Following Sunday’s mass shooting in Las Vegas, the deadliest in U.S. history, gun control supporters are criticizing a pair of bills in Congress that would limit restrictions on silencers and nationalize concealed carry laws.
At least 58 were killed and 515 injured after a gunman opened fire on a crowd at a concert from the 32nd floor of Mandalay Bay.
The House has no plans for a vote on either measure, but here’s a closer look at the proposals and where they stand.
SILENCERS: Sportsmen’s Heritage and Recreational Enhancement (‘SHARE’) Act
A proposal tucked into the larger SHARE Act would effectively make it easier to buy a silencer by lifting restrictions and a federal tax on the accessory.
A sponsor of the bill, Rep. Jeff Duncan, R-S.C., argues that the proposal, called the Hearing Protection Act, is focused on protecting law-abiding gun owners from hearing damage.
“My hearing has been damaged because of gun noise. Had I had access to a suppressor, it may have protected me, as well as millions of other Americans, from this sort of hearing loss,” Duncan said in a statement when he introduced the bill.
Gun control advocates, including Hillary Clinton, argue that making silencers easier to purchase would make it difficult to hear gunshots, which could lead to more deaths in mass shootings.
The measure, which is supported by several House Democrats, was approved in committee in September but has yet to be scheduled for a floor vote in the House, according to House Majority Leader Kevin McCarthy’s office.
CONCEALED CARRY: Concealed Carry Reciprocity Act
The bill would nationalize concealed-carry laws that now vary across states. If you have a concealed carry permit in your state, the bill would allow you to carry in other states.
Rep. Richard Hudson, R-N.C., and Sen. John Cornyn, R-Texas, who sponsored the bill, say it doesn’t make it any easier to obtain a gun but rather gives lawful gun owners the ability to carry their firearms, subject to local restrictions.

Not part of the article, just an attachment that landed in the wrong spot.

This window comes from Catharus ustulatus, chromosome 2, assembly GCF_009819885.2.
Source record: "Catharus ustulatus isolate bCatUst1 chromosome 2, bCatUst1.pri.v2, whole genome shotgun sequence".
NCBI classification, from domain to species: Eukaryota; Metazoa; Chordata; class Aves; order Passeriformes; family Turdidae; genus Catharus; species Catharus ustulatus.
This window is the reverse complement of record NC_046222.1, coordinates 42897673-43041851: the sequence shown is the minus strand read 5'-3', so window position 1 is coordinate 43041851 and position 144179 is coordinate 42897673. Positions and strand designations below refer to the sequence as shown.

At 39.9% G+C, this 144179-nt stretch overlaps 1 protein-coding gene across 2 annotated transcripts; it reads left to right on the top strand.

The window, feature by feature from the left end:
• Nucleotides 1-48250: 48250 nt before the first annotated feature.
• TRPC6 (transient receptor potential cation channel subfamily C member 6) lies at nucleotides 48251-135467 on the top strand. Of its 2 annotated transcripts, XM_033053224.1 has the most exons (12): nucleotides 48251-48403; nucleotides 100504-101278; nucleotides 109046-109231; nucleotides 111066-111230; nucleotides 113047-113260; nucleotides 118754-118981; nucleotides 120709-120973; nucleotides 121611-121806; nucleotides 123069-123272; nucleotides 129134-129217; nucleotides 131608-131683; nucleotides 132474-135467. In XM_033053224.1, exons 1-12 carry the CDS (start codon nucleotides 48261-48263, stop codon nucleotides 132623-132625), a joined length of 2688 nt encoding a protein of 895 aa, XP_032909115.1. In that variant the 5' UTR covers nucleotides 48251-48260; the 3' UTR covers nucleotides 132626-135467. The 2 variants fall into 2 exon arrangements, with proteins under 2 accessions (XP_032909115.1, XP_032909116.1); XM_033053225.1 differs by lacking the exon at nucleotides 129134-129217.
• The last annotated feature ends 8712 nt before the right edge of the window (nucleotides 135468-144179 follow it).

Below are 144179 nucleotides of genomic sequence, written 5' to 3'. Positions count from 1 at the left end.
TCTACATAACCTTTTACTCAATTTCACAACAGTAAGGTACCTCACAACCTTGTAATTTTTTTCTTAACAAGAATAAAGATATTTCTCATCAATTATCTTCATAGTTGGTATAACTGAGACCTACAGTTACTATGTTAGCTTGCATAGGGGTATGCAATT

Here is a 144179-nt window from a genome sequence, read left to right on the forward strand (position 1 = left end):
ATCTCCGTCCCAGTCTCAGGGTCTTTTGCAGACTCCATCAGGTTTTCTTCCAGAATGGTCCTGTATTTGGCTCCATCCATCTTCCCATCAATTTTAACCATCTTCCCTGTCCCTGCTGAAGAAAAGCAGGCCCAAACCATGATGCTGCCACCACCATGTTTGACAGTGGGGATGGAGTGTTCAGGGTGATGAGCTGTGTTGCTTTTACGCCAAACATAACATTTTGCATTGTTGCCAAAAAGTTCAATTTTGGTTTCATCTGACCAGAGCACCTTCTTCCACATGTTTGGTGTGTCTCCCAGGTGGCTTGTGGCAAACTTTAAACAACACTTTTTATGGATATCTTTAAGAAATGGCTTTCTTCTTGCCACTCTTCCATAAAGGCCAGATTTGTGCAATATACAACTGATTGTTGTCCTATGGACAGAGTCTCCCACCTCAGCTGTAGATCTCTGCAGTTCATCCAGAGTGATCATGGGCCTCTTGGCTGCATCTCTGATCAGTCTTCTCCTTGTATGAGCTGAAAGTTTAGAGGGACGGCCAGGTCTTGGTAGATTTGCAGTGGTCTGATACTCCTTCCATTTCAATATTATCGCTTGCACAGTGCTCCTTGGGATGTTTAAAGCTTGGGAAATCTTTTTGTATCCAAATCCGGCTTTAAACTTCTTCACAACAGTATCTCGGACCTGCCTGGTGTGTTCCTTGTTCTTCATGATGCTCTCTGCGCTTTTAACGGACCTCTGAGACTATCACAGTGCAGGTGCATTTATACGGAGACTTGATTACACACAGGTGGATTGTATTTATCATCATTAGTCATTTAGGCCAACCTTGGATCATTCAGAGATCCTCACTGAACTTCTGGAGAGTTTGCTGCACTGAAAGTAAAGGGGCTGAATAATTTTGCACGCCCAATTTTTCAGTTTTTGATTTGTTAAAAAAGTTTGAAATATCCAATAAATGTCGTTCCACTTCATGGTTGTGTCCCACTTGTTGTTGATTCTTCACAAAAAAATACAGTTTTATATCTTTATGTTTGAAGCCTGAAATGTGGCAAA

“My bill is simple and common sense. It would provide law-abiding citizens the right to carry concealed and travel freely between states without worrying about conflicting concealed-carry state codes or onerous civil suits,” Hudson wrote in a column in The Hill. “The individual would have to follow the laws of the state, county and municipality in which they are carrying concealed.”
Critics, including the United States Conference of Mayors, argue the bill would allow more firearms into cities and inhibit local law enforcement’s ability to combat gun violence.
The bill, which is among the National Rifle Association’s top legislative priorities, has the support of three Democrats in the House. Because it has not yet been considered by the relevant committee, it is unclear when it could come to the House floor vote a full vote.
CAN THESE BILLS PASS?
Both measures likely have the support of enough Republicans to clear the House over strong Democratic objections. But with the 60-vote threshold in the Senate, Democrats can likely prevent both from clearing Congress and getting signed into law.
Advocates for the measures are unlikely to stop pushing for their passage. The NRA, which supports both proposals, spent millions of dollars to support Trump’s election and sees both bills at top legislative priorities under GOP control of Congress and the White House.
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